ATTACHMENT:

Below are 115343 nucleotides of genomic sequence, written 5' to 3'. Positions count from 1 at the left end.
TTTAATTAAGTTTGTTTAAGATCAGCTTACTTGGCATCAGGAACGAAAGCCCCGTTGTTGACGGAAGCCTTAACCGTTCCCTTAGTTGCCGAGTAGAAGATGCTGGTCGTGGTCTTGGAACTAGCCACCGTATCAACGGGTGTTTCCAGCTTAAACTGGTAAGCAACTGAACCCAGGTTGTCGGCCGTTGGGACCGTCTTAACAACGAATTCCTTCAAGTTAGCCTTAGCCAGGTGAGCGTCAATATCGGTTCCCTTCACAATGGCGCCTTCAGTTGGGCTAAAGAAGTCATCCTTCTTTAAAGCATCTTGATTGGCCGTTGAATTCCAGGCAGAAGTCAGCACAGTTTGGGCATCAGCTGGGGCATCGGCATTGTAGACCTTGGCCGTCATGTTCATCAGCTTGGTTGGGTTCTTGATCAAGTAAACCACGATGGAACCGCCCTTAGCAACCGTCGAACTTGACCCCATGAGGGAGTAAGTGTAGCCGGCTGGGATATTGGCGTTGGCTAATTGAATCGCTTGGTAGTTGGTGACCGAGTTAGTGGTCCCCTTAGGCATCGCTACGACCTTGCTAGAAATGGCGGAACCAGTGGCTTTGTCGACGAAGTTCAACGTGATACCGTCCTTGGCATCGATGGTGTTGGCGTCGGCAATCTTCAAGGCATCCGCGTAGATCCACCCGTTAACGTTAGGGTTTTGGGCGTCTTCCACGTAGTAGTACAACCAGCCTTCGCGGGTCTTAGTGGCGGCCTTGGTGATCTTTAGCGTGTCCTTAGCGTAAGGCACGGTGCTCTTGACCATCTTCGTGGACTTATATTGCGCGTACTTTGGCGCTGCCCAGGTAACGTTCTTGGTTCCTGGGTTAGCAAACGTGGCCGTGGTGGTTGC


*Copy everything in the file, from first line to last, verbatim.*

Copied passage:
Below are 115343 nucleotides of genomic sequence, written 5' to 3'. Positions count from 1 at the left end.
TTTAATTAAGTTTGTTTAAGATCAGCTTACTTGGCATCAGGAACGAAAGCCCCGTTGTTGACGGAAGCCTTAACCGTTCCCTTAGTTGCCGAGTAGAAGATGCTGGTCGTGGTCTTGGAACTAGCCACCGTATCAACGGGTGTTTCCAGCTTAAACTGGTAAGCAACTGAACCCAGGTTGTCGGCCGTTGGGACCGTCTTAACAACGAATTCCTTCAAGTTAGCCTTAGCCAGGTGAGCGTCAATATCGGTTCCCTTCACAATGGCGCCTTCAGTTGGGCTAAAGAAGTCATCCTTCTTTAAAGCATCTTGATTGGCCGTTGAATTCCAGGCAGAAGTCAGCACAGTTTGGGCATCAGCTGGGGCATCGGCATTGTAGACCTTGGCCGTCATGTTCATCAGCTTGGTTGGGTTCTTGATCAAGTAAACCACGATGGAACCGCCCTTAGCAACCGTCGAACTTGACCCCATGAGGGAGTAAGTGTAGCCGGCTGGGATATTGGCGTTGGCTAATTGAATCGCTTGGTAGTTGGTGACCGAGTTAGTGGTCCCCTTAGGCATCGCTACGACCTTGCTAGAAATGGCGGAACCAGTGGCTTTGTCGACGAAGTTCAACGTGATACCGTCCTTGGCATCGATGGTGTTGGCGTCGGCAATCTTCAAGGCATCCGCGTAGATCCACCCGTTAACGTTAGGGTTTTGGGCGTCTTCCACGTAGTAGTACAACCAGCCTTCGCGGGTCTTAGTGGCGGCCTTGGTGATCTTTAGCGTGTCCTTAGCGTAAGGCACGGTGCTCTTGACCATCTTCGTGGACTTATATTGCGCGTACTTTGGCGCTGCCCAGGTAACGTTCTTGGTTCCTGGGTTAGCAAACGTGGCCGTGGTGGTTGC